Many Mainers would probably like to see the ubiquitous mounds of snow disappear all at once and replaced by brown grass and asphalt.
But for those trying to predict spring floods, that would be a sign of a disastrous spring.
The U.S. Geological Survey and other agencies have begun conducting weekly snow surveys at hundreds of locations across the state to identify areas where the snow is deepest and most dense – meaning it has the highest water content. They will keep an eye on those areas as spring approaches and the snow begins to melt.
“Compared to two years ago, it’s a lot different because we had virtually no snowpack at this point,” USGS hydrologist Charles Culbertson said Wednesday. “But what we’re seeing is typical for this time of year.”
While a deep snowpack can set the stage for spring flooding, this winter’s consistent snow cover has been good news for gardens and farms, said Richard Brzozowski, an agricultural educator for the University of Maine Cooperative Extension service.
Strawberry crops will benefit from the blanket of snow protecting them from the withering cold, and everything from lawns to vegetable gardens will enjoy the nitrogen left behind by the melting piles of snow, known by farmers as the poor man’s fertilizer.
“Snow is good,” Brzozowski said.
A snowpack that lasts longer than usual could delay spring bulbs from sprouting. On the other hand, Brzozowski said, the insulating snow cover means the soil below won’t take as long to thaw and warm up for planting season.
“Spring will come like it usually does. Sometimes, it’s a week earlier or a week later, but it all balances out,” he said.
The agencies charged with predicting flooding danger conducted monthly snowpack surveys in January and February, and began weekly measurements at the beginning of March.
Flooding is a perennial concern in Maine. In the best scenario, accumulated snow melts slowly and evenly as the temperatures ease into the high 30s and 40s.
But, if there is a stretch of unseasonably warm temperatures and the snow melts too quickly, it can cause flooding, as can heavy rains over a short amount of time. If both warm temperatures and heavy rain arrive at the same time, that’s the nightmare scenario.
The spring of 2008 was one of the worst in recent memory for flooding. The entire downtown of Fort Kent in Aroostook County was under water after the St. John River climbed to record levels.
This week’s map was released Wednesday in advance of the River Flow Advisory Commission’s annual late winter meeting Thursday. The map will be updated every week until early May.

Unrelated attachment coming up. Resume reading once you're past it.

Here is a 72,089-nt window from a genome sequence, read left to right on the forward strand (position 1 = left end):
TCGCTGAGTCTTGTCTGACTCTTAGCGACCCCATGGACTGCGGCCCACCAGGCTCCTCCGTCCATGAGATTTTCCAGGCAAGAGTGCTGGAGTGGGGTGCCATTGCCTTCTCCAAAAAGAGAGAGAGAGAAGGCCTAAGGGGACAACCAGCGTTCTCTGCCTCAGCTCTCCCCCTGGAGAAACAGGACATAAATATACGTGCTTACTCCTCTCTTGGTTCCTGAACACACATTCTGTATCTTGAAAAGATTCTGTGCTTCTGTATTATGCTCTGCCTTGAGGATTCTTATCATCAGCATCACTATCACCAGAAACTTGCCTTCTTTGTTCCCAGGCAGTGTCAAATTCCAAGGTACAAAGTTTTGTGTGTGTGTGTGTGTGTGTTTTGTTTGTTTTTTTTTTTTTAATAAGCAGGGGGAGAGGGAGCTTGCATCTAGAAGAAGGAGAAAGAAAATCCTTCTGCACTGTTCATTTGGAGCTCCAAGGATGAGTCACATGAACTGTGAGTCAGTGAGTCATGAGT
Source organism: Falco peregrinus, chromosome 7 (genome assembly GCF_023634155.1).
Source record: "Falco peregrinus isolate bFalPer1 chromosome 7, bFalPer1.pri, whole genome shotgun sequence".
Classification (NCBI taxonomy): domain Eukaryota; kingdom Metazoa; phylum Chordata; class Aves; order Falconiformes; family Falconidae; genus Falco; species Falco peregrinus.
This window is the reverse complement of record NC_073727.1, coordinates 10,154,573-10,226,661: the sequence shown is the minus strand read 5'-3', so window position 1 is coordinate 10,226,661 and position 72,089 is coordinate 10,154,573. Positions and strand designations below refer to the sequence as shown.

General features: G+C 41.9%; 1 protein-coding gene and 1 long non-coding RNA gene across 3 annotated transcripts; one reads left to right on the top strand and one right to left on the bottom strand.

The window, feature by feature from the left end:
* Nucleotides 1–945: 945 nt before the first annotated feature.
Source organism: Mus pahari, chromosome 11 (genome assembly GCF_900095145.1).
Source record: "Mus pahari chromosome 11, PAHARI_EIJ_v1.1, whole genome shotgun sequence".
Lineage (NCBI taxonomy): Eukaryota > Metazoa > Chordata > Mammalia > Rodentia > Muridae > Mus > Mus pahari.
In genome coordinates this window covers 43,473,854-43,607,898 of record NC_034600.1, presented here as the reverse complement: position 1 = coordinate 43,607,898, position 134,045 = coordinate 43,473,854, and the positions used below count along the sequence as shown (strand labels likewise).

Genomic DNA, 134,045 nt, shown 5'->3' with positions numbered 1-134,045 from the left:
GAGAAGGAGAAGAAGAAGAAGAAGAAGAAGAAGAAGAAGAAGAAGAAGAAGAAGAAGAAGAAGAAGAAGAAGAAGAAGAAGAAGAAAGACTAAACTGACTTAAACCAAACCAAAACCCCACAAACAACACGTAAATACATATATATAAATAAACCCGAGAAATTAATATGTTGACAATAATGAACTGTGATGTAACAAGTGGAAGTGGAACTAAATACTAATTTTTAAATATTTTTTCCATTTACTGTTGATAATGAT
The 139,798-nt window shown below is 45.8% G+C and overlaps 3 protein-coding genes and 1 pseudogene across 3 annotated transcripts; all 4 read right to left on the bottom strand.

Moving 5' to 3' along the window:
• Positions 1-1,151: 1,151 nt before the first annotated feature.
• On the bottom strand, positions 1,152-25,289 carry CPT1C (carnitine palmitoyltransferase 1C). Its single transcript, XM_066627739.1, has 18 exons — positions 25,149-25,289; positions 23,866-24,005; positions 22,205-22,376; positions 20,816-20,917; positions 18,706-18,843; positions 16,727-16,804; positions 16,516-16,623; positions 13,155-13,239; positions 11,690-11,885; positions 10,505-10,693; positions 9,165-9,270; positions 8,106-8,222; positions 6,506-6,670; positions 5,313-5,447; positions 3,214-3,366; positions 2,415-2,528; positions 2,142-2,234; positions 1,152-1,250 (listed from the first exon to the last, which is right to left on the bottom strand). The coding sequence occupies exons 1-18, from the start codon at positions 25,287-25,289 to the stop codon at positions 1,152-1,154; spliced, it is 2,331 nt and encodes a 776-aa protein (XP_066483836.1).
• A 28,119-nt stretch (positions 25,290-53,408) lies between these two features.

According to the provisional map, which surveyed 179 sites across the state, the snow depth ranged from about 6 to 18 inches in parts of southern Maine to 36 to 42 inches in small areas of far western Maine near Rangeley. Last year’s snow totals were a little higher across the board at this point.
As for density, snowpack with densities above 0.33 are considered “ripe,” or no longer able to absorb rainfall and likely to release water if it rains. The areas with the highest densities this year, 0.36 to 0.40, were in Oxford County around Rumford and Franklin County around the Jay area. Last year, the ripe areas in early March were a large portion of central Piscataquis County north of Milo and Dover-Foxcroft and a large swath of Washington County northeast of Machias.
The commission on Thursday reviewed conditions and short-term weather forecasts. So far, they reported, river ice is within the normal range in most areas of the state, and below-average cold temperatures will hold the current snow pack in place, with the possibility of more snow and thickening of the ice.
Lynette Miller, spokeswoman for the Maine Emergency Management Agency, said the spring snow surveys provide valuable information to emergency personnel.
The National Weather Service also uses the information for preparing flood-potential statements and running flood-forecast models.
“There is always potential and this year there is more snow on the ground, so we’re paying attention,” said James Brown, a meteorologist with the National Weather Service in Gray.
Brown said the worst situations exist when there is dense snow near headwaters of major rivers such as the Kennebec, Androscoggin and Penobscot. The density of snow near most headwaters this year is normal, he said.
The commission also reported that reservoir levels in the headwaters of the state’s large rivers are being drawn down to prepare for spring runoff.
Another potential concern is the thickness of ice on major rivers, which can cause ice jams when water is supposed to flow. Ice is thick in many areas, Brown said, but U.S. Coast Guard officials have been aggressive in breaking up ice jams over the past month.
Staff Writer Eric Russell can be contacted at 791-6344 or: